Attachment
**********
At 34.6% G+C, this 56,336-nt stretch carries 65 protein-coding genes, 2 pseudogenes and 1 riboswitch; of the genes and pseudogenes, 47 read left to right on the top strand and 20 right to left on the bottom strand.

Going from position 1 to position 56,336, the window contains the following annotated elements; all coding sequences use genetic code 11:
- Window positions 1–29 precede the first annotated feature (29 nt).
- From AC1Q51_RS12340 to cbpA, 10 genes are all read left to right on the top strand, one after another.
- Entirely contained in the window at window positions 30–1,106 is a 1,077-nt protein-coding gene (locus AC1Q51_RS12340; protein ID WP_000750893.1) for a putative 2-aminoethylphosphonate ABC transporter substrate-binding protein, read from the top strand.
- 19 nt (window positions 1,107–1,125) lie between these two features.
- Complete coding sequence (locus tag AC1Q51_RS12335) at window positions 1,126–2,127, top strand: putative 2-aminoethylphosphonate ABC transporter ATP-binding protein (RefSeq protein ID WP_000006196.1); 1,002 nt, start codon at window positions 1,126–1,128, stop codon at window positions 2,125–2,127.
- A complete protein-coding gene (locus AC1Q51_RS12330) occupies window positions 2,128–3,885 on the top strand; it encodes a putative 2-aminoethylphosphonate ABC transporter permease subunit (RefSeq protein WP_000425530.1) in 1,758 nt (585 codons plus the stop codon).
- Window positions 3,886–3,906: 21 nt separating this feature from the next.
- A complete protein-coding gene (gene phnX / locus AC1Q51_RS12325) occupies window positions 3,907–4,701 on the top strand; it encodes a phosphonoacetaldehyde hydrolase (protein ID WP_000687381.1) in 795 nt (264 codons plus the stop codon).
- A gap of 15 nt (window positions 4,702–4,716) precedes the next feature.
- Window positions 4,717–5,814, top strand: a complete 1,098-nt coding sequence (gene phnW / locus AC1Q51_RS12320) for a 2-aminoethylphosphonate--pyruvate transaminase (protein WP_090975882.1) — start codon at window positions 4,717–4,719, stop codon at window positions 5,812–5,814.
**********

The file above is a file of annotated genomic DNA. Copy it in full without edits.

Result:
At 34.6% G+C, this 56,336-nt stretch carries 65 protein-coding genes, 2 pseudogenes and 1 riboswitch; of the genes and pseudogenes, 47 read left to right on the top strand and 20 right to left on the bottom strand.

Going from position 1 to position 56,336, the window contains the following annotated elements; all coding sequences use genetic code 11:
- Window positions 1–29 precede the first annotated feature (29 nt).
- From AC1Q51_RS12340 to cbpA, 10 genes are all read left to right on the top strand, one after another.
- Entirely contained in the window at window positions 30–1,106 is a 1,077-nt protein-coding gene (locus AC1Q51_RS12340; protein ID WP_000750893.1) for a putative 2-aminoethylphosphonate ABC transporter substrate-binding protein, read from the top strand.
- 19 nt (window positions 1,107–1,125) lie between these two features.
- Complete coding sequence (locus tag AC1Q51_RS12335) at window positions 1,126–2,127, top strand: putative 2-aminoethylphosphonate ABC transporter ATP-binding protein (RefSeq protein ID WP_000006196.1); 1,002 nt, start codon at window positions 1,126–1,128, stop codon at window positions 2,125–2,127.
- A complete protein-coding gene (locus AC1Q51_RS12330) occupies window positions 2,128–3,885 on the top strand; it encodes a putative 2-aminoethylphosphonate ABC transporter permease subunit (RefSeq protein WP_000425530.1) in 1,758 nt (585 codons plus the stop codon).
- Window positions 3,886–3,906: 21 nt separating this feature from the next.
- A complete protein-coding gene (gene phnX / locus AC1Q51_RS12325) occupies window positions 3,907–4,701 on the top strand; it encodes a phosphonoacetaldehyde hydrolase (protein ID WP_000687381.1) in 795 nt (264 codons plus the stop codon).
- A gap of 15 nt (window positions 4,702–4,716) precedes the next feature.
- Window positions 4,717–5,814, top strand: a complete 1,098-nt coding sequence (gene phnW / locus AC1Q51_RS12320) for a 2-aminoethylphosphonate--pyruvate transaminase (protein WP_090975882.1) — start codon at window positions 4,717–4,719, stop codon at window positions 5,812–5,814.